The income-restricted housing portfolio in Sun Valley is tripling.
The Denver Housing Authority has completed two of seven planned residential complexes in the neighborhood between West Colfax Avenue and Sixth Avenue east of Federal Boulevard, an area that has housed lower-wage earners for decades. Two more buildings are expected to be completed by the end of the year.
The redevelopment effort, which began in 2016, pertains to a 28.5-acre site, which includes about 15.5 acres of development space and about 11 acres set aside to become a riverfront park. DHA expects to break ground on the park at the beginning of 2023.
The 333-unit Sun Valley Homes subdivision owned by DHA, which was built in the early 1950s, is being demolished, and replaced with seven structures that combined will have more than 950 units.
“There have been a lot of partners to make this work, and it’s the largest in the state that DHA has been able to accomplish,” Chris Spelke, DHA’s interim chief real estate investment officer, told BusinessDen. “We couldn’t do it without city support and this large partnership to add more affordability.”
Although most of the developments will be rentals, Spelke said DHA is looking to sell some units to individual buyers.
The buildings within the development are:
• Gateway North (completed January 2021), 95 residential units
• Gateway South (completed June 2021), 92 units
• GreenHaus (under construction; expected completion end of 2022), 129 units
• Thrive (under construction; expected completion end of 2022), 135 units
• SOL (expected to break ground summer 2022), 169 units
• Joli (expected to break ground summer 2022), 133 units
• FLO – senior living facility (expected to break ground in 2023), 212 units
Altogether, the complexes are expected to house about 2,500 people, DHA estimates.
At least a third of all units will be reserved for people making 20 to 30 percent of Denver’s median income, or less than $22,000 a year for one person. About half of the units will be for people making 40 to 70 percent of the median income, or between $38,000 and $46,000 for one person, and about 20 percent of the units will be priced for people making no more than 90 percent, or $66,000.
People who lived at the previous subdivision along Alcott Way were given the option to move into the new residences, Spelke said.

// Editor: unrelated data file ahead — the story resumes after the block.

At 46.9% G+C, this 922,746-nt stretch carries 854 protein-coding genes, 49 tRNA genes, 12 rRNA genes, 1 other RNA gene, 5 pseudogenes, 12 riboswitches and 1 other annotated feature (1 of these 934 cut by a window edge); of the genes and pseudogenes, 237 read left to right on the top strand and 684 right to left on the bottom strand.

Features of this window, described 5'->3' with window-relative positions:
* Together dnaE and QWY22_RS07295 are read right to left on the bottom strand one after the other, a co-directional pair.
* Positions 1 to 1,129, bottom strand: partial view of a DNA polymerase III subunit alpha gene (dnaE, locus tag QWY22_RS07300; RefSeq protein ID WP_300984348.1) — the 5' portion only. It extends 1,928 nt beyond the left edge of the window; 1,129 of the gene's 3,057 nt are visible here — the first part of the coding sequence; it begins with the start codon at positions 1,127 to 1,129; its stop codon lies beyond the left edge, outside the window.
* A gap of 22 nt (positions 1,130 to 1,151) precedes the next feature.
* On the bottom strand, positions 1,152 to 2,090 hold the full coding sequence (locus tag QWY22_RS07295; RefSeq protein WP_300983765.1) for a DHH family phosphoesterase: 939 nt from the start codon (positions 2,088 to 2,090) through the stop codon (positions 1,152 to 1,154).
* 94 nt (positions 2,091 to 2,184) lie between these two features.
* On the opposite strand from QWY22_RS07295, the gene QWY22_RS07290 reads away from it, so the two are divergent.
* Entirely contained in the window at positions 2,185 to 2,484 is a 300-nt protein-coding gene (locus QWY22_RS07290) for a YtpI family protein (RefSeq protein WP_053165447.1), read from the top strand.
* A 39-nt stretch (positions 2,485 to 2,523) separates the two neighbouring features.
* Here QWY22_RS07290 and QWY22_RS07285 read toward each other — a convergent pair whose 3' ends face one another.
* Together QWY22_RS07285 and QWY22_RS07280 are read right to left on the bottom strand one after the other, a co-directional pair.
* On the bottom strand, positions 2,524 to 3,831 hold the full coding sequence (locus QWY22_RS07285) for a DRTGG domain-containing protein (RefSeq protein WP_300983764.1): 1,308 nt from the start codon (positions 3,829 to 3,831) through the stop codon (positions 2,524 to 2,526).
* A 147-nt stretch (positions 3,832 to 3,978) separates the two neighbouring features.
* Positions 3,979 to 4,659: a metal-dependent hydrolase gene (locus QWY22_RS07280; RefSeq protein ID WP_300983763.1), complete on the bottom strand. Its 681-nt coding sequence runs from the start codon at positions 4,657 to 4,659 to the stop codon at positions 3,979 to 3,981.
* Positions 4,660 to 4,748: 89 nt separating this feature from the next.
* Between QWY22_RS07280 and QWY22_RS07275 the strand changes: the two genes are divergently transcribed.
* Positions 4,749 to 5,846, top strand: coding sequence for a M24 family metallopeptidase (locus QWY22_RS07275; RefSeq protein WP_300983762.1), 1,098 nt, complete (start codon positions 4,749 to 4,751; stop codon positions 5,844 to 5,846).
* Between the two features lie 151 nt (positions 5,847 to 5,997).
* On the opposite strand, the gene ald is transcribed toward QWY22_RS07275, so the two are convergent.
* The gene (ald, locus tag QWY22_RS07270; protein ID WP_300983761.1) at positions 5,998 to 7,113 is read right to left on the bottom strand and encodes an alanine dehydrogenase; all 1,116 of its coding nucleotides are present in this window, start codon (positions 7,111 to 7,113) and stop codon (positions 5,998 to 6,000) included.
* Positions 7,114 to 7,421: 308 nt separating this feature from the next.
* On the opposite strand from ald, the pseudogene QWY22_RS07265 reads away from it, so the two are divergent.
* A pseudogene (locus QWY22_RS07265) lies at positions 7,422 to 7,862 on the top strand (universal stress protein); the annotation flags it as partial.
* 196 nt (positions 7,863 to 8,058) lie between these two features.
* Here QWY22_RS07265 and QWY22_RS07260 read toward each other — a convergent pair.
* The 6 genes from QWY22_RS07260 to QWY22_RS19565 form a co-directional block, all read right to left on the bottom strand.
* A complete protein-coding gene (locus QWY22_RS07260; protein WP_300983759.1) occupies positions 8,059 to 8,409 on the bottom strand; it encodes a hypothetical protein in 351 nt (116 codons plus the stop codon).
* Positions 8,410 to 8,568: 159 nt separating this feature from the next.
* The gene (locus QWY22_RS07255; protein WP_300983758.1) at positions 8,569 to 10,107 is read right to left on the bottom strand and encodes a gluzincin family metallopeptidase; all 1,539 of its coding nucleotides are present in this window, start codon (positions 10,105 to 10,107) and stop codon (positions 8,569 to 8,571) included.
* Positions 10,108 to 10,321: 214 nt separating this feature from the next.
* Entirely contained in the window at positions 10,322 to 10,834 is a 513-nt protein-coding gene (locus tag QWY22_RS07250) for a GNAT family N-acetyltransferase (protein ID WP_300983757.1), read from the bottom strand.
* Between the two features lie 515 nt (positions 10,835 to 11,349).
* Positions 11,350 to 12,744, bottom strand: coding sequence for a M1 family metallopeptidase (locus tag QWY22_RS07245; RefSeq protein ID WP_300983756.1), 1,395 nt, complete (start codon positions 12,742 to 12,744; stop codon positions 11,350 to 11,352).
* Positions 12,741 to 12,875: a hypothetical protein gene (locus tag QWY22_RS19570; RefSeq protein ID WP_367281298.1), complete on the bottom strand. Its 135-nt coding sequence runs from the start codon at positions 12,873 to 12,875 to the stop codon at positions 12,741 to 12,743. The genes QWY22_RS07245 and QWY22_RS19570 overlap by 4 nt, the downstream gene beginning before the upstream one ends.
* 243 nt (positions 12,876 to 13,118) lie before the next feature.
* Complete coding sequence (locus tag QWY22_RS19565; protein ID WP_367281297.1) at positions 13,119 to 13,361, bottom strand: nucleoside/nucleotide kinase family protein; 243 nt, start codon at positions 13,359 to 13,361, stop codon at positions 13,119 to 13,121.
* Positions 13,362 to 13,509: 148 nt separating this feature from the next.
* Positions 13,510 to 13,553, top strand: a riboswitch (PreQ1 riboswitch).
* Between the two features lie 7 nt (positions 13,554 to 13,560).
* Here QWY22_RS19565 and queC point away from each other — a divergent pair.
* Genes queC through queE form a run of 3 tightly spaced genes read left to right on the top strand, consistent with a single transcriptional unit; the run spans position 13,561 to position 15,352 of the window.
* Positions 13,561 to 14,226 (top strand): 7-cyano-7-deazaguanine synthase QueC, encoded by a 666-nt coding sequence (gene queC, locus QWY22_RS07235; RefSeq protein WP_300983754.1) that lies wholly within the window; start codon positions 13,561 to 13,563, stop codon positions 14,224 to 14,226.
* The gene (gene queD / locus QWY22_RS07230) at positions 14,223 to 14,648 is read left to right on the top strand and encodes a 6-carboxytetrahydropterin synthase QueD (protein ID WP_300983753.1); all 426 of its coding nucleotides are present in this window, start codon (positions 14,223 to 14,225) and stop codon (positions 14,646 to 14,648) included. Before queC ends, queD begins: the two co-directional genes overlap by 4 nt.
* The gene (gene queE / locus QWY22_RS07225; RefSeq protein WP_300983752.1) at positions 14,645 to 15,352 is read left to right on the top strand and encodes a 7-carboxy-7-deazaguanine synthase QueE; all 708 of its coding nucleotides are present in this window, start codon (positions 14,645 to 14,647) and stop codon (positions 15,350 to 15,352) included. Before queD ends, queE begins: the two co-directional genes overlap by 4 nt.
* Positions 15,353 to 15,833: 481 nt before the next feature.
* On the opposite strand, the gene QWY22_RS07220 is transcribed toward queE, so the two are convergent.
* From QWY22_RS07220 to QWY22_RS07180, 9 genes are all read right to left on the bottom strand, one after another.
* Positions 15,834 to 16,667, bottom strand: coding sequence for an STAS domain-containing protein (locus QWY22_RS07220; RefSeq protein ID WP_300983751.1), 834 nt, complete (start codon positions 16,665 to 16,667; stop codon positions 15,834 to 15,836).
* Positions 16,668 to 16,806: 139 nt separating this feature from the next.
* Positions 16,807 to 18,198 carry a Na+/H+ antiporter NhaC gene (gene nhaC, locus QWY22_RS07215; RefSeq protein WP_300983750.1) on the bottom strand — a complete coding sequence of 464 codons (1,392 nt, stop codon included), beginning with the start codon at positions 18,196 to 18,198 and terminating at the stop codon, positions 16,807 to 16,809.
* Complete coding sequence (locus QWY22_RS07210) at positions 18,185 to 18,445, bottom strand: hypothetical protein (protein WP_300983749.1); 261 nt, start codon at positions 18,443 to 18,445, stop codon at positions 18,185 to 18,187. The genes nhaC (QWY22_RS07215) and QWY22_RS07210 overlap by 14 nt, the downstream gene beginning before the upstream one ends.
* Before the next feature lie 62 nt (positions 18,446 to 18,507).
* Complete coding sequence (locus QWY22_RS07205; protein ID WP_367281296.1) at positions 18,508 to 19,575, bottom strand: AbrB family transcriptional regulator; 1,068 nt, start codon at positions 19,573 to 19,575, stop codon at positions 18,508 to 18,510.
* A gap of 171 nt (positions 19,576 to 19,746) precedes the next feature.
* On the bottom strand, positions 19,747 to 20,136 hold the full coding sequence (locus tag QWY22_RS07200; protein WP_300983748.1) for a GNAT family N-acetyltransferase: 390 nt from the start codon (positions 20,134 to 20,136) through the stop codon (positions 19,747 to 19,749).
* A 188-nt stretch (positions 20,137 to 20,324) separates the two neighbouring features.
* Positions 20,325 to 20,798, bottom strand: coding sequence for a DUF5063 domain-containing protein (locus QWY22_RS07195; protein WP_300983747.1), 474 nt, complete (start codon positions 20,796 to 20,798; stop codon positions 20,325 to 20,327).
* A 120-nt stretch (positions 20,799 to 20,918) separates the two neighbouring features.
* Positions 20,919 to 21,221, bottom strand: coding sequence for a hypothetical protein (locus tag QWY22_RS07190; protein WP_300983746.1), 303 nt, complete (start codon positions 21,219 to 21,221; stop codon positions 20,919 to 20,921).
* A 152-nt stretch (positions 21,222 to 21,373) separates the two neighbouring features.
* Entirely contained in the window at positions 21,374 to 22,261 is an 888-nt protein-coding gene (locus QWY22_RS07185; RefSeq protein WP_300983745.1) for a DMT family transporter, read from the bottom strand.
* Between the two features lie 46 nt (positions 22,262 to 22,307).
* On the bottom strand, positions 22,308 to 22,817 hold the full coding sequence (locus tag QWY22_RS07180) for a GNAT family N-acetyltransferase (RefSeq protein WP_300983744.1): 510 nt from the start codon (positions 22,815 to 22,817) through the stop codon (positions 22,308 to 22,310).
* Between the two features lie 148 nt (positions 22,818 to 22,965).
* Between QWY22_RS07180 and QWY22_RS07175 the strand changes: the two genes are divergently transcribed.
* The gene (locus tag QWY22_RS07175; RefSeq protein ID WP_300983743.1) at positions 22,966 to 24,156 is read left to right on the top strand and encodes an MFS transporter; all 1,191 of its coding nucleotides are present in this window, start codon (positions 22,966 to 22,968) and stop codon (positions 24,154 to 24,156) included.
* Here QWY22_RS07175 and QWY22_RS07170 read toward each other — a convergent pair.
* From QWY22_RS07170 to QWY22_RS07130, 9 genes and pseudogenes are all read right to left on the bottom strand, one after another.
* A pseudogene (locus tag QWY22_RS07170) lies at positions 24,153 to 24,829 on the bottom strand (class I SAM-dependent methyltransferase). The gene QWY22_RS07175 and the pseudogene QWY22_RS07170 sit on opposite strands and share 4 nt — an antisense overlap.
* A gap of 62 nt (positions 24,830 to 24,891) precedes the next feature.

The cost of the structures will be about $420 million, which includes investments from DHA, the city, state and Colorado Housing Finance Authority to leverage an initial $34 million in federal grants, Spelke said.
The partnership expects to spend another $58 million building the park and on infrastructure costs such as fixing 13th Avenue, as well as acquiring 8 acres owned by Xcel Energy just north of 11th Avenue. DHA acquired some of that land in 2021. It will need to be cleaned up before development takes place because it’s where Xcel stored oil and gas for decades.
Spelke said DHA over the next couple months will propose ways to finance more of the project’s infrastructure and the riverfront park.
Once the above projects are completed, DHA will still have about 10 acres in the area for development. The organization estimates it could house another 500 to 800 people.
According to DHA, Sun Valley residents represent more than 33 different cultural backgrounds and speak more than 28 languages. A quarter of Sun Valley’s residents identify as first-generation immigrants, 4 percent as second-generation immigrants and 20 percent as refugees.
The Food and Business Incubator/Greenhouse is planned to be 7,000 square feet, located within the Joli building, with five to six storefront bays, a commissary kitchen and an educational platform for local food entrepreneurs to develop their restaurants.
Some of the other projects that have sprouted in Sun Valley include The Grow Garden with the Denver Botanic Gardens, a 1,000-square-foot urban farm along the Platte River. The garden produces 5,000 pounds of vegetables annually that are distributed to the Sun Valley residents through weekly “pay what you can” farmers markets.
The Decatur Fresh Marketplace recently opened at 995 Decatur St., selling fresh food and international groceries, and providing job training, according to its website.
DHA owns more than 12,000 residential units throughout the city, according to its website.